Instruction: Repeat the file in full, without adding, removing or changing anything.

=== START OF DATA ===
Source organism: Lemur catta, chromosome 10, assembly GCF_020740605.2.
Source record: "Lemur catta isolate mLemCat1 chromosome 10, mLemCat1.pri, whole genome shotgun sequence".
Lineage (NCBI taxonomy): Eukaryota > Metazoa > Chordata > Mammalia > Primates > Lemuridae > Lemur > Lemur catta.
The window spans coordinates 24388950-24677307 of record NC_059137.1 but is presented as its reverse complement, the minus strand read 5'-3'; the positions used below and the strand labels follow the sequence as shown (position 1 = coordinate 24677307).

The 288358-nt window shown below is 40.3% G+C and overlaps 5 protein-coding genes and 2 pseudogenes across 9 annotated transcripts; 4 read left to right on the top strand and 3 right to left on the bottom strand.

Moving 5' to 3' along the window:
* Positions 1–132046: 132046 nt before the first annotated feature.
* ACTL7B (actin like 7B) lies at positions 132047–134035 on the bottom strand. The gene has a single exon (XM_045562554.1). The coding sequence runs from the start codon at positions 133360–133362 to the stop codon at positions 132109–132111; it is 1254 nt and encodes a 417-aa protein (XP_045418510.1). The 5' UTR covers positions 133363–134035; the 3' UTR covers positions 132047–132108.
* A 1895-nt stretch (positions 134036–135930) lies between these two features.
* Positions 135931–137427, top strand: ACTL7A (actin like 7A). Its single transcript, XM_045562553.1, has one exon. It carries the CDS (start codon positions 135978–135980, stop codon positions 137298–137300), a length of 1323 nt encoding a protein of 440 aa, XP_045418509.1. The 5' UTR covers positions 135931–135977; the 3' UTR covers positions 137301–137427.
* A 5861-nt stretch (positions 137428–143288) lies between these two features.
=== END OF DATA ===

Source organism: Lemur catta, chromosome 10, assembly GCF_020740605.2.
Source record: "Lemur catta isolate mLemCat1 chromosome 10, mLemCat1.pri, whole genome shotgun sequence".
Lineage (NCBI taxonomy): Eukaryota > Metazoa > Chordata > Mammalia > Primates > Lemuridae > Lemur > Lemur catta.
The window spans coordinates 24388950-24677307 of record NC_059137.1 but is presented as its reverse complement, the minus strand read 5'-3'; the positions used below and the strand labels follow the sequence as shown (position 1 = coordinate 24677307).

The 288358-nt window shown below is 40.3% G+C and overlaps 5 protein-coding genes and 2 pseudogenes across 9 annotated transcripts; 4 read left to right on the top strand and 3 right to left on the bottom strand.

Moving 5' to 3' along the window:
* Positions 1–132046: 132046 nt before the first annotated feature.
* ACTL7B (actin like 7B) lies at positions 132047–134035 on the bottom strand. The gene has a single exon (XM_045562554.1). The coding sequence runs from the start codon at positions 133360–133362 to the stop codon at positions 132109–132111; it is 1254 nt and encodes a 417-aa protein (XP_045418510.1). The 5' UTR covers positions 133363–134035; the 3' UTR covers positions 132047–132108.
* A 1895-nt stretch (positions 134036–135930) lies between these two features.
* Positions 135931–137427, top strand: ACTL7A (actin like 7A). Its single transcript, XM_045562553.1, has one exon. It carries the CDS (start codon positions 135978–135980, stop codon positions 137298–137300), a length of 1323 nt encoding a protein of 440 aa, XP_045418509.1. The 5' UTR covers positions 135931–135977; the 3' UTR covers positions 137301–137427.
* A 5861-nt stretch (positions 137428–143288) lies between these two features.